Over the past five weeks, many hundreds of you joined us to hear from 159 different speakers across 53 events.
We’ve learnt about what we know works from the evidence and data, but also about what we know doesn’t work from the people who have actually lived it.
We’ve spoken to Government Ministers in England, Wales, Scotland and Northern Ireland, along with journalists, policy makers, academics, frontline workers, researchers, artists and actors, economists, religious leaders and most importantly those who have experienced homelessness first hand.
We’ve been part of inspirational addresses, workshops, panel events, conversations, theatre productions and an art exhibition.
I asked the team here at CHI what their personal highlights were;
“It was really difficult picking just one highlight! But I really loved bringing together leaders from East Ayrshire, Pembrokeshire and Southend-On-Sea councils to launch the newest iteration of the What Works Community. Hearing the support they had for their teams work, reflections on the pilot itself, and plans to apply the methods and learning wider in their councils was really inspiring.” - Eilidh Morrissey, Communications and Programmes Specialist
‘‘It has to be diversity and range of voices that came together to help us aim high’’- Dr Lígia Teixeira, Chief Executive Officer
‘’The innovation session for me: The most valuable insight for me from that session was that successful innovation is something that actually has impact, and until then it's just another idea. We have to get more comfortable with testing and learning before we land on something that works - stop chasing that one big idea! Tendayi articulated it perfectly when he said, 'Design like you're right and test like you're wrong'’. - Faye Greaves, Head of Policy, Practice and Development
"I was both inspired and infuriated by what I learned in the excellent "Responding to women's homelessness during COVID-19" session chaired by Alison Inman. We as a society need to do more to protect women leaving prison, and women fleeing domestic abuse, to prevent them experiencing homelessness. The positive take away was that our panel, and people like them, are working hard to improve the system." - Jade Bradford, Strategic Communications and Engagement Manager
“One of my highlights was- 'Love exists beyond walls: How to create a movement of doers'. It was very inspiring to hear Terence tell his story of the adversity he faced and his experience with homelessness. His delivery contained such passion and drive, drawing on his own experience and highlighting the importance of compassion in a person-centred approach. It was very educational and thought-provoking to hear of some of the practical work of the organisation and left me thinking about how similar ideas could be translated and applied in the UK.” - Virginia Murray, EA to CEO and Experiences Lead
“I loved this from the wellbeing session- Remi outlined a master plan for wellbeing in these difficult times in 6 specific recommendations: A clear working agreement on what is expected and fostering trust, minimise meetings or make them shorter, allow time out. Consider differences between people and needs (e.g. times that work for families/singles).Respect the needs of our colleagues and be flexible and compassion.” - Guillermo Rodríguez-Guzmán, Head of Evidence and Data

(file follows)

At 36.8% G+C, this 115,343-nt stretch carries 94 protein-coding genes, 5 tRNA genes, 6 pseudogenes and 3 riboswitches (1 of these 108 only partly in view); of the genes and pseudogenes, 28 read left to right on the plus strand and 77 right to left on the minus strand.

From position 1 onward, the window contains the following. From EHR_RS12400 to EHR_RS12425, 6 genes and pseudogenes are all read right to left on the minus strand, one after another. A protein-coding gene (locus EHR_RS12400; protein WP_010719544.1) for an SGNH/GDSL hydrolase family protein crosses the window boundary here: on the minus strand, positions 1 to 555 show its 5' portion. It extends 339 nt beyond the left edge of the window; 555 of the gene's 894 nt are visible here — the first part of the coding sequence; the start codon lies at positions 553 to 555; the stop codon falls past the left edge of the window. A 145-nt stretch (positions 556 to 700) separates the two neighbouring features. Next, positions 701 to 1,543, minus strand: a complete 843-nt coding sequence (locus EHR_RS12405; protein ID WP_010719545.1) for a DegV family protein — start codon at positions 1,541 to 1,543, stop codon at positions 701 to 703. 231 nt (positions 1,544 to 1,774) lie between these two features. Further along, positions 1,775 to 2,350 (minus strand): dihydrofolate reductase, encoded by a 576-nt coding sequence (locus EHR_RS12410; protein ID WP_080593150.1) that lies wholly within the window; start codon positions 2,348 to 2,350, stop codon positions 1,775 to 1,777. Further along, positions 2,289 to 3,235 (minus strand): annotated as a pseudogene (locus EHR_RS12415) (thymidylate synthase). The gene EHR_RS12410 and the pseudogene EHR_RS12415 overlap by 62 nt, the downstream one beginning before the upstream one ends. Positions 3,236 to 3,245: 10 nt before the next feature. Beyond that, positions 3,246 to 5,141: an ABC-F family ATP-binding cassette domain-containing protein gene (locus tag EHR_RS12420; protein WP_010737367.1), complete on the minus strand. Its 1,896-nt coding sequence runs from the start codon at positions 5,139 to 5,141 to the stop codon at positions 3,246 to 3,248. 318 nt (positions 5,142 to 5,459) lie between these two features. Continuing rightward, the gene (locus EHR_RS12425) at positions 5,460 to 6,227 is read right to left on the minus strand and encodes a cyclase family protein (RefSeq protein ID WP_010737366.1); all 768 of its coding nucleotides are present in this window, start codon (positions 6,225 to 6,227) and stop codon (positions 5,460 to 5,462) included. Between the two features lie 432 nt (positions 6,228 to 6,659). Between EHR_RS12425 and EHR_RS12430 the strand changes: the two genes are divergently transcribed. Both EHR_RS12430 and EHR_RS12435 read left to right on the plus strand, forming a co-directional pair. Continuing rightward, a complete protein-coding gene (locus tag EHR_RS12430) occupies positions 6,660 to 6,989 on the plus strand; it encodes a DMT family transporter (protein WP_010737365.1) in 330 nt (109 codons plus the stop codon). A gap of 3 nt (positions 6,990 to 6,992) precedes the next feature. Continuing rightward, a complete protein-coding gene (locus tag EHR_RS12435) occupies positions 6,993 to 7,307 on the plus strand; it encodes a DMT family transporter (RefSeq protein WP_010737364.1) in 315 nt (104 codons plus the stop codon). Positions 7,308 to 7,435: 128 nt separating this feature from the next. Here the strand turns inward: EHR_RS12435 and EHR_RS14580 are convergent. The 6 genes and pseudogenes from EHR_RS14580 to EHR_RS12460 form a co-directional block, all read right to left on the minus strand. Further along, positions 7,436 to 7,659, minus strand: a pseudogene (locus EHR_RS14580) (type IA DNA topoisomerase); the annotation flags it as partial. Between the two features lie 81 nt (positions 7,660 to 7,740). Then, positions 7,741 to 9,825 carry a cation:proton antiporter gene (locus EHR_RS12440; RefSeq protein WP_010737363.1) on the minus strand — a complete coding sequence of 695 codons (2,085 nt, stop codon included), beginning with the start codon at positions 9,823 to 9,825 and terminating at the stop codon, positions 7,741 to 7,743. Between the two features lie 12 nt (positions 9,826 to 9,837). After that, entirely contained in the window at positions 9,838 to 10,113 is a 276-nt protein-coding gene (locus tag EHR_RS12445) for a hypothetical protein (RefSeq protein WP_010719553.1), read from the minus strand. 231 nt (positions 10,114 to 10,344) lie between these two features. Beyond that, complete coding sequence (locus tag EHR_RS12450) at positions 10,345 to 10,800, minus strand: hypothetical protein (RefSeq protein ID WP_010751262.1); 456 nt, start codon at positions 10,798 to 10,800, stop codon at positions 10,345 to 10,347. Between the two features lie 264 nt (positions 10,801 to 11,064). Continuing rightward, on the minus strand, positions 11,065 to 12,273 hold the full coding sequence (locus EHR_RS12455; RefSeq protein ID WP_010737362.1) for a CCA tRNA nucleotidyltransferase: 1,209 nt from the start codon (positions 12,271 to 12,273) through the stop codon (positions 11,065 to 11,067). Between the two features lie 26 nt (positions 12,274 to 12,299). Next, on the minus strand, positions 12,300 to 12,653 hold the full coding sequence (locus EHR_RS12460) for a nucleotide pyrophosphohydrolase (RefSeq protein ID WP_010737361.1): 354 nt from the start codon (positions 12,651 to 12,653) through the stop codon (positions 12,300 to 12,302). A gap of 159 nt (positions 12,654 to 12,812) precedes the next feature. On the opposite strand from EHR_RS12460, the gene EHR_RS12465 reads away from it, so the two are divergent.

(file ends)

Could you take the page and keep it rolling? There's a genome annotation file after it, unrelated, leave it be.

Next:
‘’For me it was the session “Reigniting your mojo at work” delivered by Sharath. He spoke about the concept of intrinsic (doing for personal reward) vs extrinsic (doing for earned reward) motivation at work - a topic I’d never heard about before. The most valuable insight was about how this has specific implications in the charity sector where intrinsic motivation is high but extrinsic can be lower. This resonated most with participants who were in frontline and operational roles supporting people experiencing homelessness. Striking the balance between the two is a key ingredient to avoiding burnout in these positions.’’ - Keir McCluskey, Product and Implementation Lead
One of my personal highlights was hearing from the experts by experience in 21 of the sessions, but also hearing from the policy makers, academics and politicians about how much they value lived experiences and their commitment to include their voices at all levels of service design and delivery.
My other highlight was both Anthony Luvera’s Exhibition, and being able to have a conversation with him about his work as part of our festival. His work really highlights the stark realities of homelessness, along with individual experiences, and the systems and services that shape people’s everyday lives.
With five weeks of incredible content it’s hard to pick out just a few take-home messages, but here goes;
Thank you all so much for joining us on this journey over the last five weeks. You can watch all of the recordings here
We really want to hear your thoughts. What was your favourite moment of the Impact Festival 2020? How did it make you feel? What could we have done differently?
Share your highlight on Twitter using #CHIFest2020
At-a-glance evidence of what works to end homelessness
Summaries of existing research into how to relieve and prevent homelessness are to be published in a series of short papers by the Centre for Homelessness Impact.
Money spent on housing support could be used more effectively, new joint report finds
A new report by the Chartered institute of Housing (CIH) and the Centre for Homelessness Impact highlights that money spent on housing support could be used more effectively.
An evidence-based approach to tackling homelessness health inequalities
The COVID-19 pandemic highlighted how social inequality has implications for public health: rates of infection were much higher in communities where overcrowded households were more common. We know that the most extreme form of housing inequality is homelessness and it is here that health inequalities have, for decades, been greatest.